I can’t even begin to describe the emotional impact of the last week, especially the last few days.
After an enforced media blackout over the weekend, I was hoping to be blogging from Tuesday about my adventures down South, where I’d gone to take my Direct Access motorcycle training course, which was full of adventures, bumps and bruises (although luckily nothing worse than that). Life got in the way, however, with the effort of keeping a bike on its wheels becoming too much for my recovering body and leaving me mostly too shattered to even think afterwards, let alone form coherent sentences.
But of course last week wasn’t really about the motorbike course, it was all about the run up to the Tresco Marathon and the event itself.
I’d love to go back and give you a day-by-day, blow-by-blow account and maybe at some point I will, but right now, having got back from our travels at 4.30 this afternoon after an epic 27 hour journey (with a stop in London), it’s WAY more important that you guys know where your sponsorship money went.
That, people, was towards helping me push myself through the hell that was the last mile of the Tresco marathon, which I not only achieved, but in record time, too.
The marathon on Tresco is simply one of the most amazing experiences it’s possible to legally have in the world, without a doubt. Author (and personal favourite of my Uncle) Bill Bryson was invited along one year and now he refuses to miss it even when, as with this year, the birth of a new grandchild is imminent, such is the level of warmth, friendliness, inspiration and all-round beauty, both human and natural.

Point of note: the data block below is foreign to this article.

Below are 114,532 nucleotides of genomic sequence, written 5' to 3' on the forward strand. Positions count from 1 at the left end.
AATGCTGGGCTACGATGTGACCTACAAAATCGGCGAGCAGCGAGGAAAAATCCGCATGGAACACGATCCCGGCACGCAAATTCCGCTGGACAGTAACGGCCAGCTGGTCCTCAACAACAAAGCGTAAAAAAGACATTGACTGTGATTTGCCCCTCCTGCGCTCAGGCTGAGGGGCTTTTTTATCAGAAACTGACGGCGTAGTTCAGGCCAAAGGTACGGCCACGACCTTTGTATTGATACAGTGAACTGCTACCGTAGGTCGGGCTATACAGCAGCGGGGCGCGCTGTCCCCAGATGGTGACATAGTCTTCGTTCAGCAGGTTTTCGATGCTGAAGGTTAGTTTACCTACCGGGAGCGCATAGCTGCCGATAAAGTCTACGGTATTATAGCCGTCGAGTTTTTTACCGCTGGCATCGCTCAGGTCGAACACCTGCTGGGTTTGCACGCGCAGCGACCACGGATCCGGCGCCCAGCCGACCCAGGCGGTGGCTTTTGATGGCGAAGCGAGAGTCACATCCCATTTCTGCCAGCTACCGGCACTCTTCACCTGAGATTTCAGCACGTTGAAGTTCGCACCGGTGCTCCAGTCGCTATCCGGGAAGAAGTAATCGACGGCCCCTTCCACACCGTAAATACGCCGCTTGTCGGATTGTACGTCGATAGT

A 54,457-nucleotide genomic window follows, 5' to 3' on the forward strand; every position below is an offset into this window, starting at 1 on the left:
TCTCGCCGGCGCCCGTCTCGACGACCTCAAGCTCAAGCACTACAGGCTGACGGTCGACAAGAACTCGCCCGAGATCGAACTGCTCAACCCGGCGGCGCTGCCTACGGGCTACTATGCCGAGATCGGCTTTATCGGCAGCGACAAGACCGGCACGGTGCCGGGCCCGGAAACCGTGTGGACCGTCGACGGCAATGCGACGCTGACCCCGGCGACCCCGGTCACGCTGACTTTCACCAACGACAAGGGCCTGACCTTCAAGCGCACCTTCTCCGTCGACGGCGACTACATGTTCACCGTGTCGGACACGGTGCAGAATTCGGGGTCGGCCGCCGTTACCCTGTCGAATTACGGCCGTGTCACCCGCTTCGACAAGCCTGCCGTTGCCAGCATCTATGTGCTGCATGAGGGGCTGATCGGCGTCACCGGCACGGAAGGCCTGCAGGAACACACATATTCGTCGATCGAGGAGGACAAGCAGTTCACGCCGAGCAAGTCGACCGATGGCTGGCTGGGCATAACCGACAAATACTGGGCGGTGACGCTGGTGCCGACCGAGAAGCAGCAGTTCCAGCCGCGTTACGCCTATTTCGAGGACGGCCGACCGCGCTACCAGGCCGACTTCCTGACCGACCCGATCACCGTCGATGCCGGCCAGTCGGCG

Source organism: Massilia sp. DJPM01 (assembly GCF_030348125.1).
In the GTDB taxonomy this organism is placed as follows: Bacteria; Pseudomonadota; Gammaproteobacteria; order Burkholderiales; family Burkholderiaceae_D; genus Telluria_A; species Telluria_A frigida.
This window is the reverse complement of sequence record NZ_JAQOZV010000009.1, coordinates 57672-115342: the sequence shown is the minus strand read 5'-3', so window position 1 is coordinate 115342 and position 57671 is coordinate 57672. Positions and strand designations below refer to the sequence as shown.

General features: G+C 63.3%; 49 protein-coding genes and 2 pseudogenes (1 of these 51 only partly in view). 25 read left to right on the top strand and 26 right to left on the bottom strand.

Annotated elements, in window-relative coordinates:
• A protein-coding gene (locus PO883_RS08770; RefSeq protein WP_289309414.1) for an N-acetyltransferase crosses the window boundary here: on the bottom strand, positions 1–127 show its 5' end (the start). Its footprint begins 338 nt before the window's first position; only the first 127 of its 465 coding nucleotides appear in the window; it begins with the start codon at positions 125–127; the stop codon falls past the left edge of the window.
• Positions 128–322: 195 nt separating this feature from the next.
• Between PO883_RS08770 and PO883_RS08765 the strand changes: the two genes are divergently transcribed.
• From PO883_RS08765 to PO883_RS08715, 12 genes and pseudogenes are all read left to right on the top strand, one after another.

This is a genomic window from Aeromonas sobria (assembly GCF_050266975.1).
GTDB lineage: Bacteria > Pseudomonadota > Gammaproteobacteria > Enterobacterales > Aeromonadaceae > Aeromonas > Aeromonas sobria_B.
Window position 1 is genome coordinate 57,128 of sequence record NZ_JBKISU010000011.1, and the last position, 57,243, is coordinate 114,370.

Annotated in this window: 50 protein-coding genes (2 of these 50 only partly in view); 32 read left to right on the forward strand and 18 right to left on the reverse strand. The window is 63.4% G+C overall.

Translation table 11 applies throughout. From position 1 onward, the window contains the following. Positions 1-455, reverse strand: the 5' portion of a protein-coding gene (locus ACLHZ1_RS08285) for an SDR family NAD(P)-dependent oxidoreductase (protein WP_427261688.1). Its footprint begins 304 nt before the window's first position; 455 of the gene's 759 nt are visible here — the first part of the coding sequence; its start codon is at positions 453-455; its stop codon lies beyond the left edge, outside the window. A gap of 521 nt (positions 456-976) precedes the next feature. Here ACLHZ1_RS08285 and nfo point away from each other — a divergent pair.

It’s fair to say that the troup of 10 Marines from M Company, 42 Commando Royal Marines made quite a stir. Standing out on the course (which runners have to complete a draining 7.5 laps of to achieve the full 26.2 mile distance), you could feel the excitement in the air every time they came into view, moving at pace, all in time, wearing 30lb back-packs and full kit. Everyone there to cheer people on spent the day looking out first of all for their loved one, but then for the next time the Marines were coming round.
My brother, when he first put himself and the gang forward for the challenge, told the organisers they’d do it in 7 hours. Chatting on the ferry on the way over to the island, he confided that he was hoping they’d get in under that. Speaking to their Sergeant, he was determined they were going to break 6 hours.
As they rounded their last lap and past their well-manned rolling pitstop point for the last time, I started my walk back up the course and up the hill to meet them at the 25 mile marker on their next way round, glancing at my watch the check the time. As I stood on top of the hill watching the turn for them to emerge, my stomach flipped and I realised just what it was I was undertaking.
The course organisers came flying round the corner on one of the islands ubiquitous golf karts, stopping in front of me to check who I was before announcing that I was runner number 140 and leaping out to pin my number on me – news to me as I didn’t realise I was to be a registered entrant in the event. As he pinned me front and back, I stole a glance at my watch and realised something horrible: they were on course – at their pace – to break the 5.5 hour mark. 5hours 30minutes with 30lbs and jungle boots. These guys were on another level (“machines” as the marathon’s instigator called them after trying to keep pace) the only thing standing in the way of them achieving a truly remarkable time was me.
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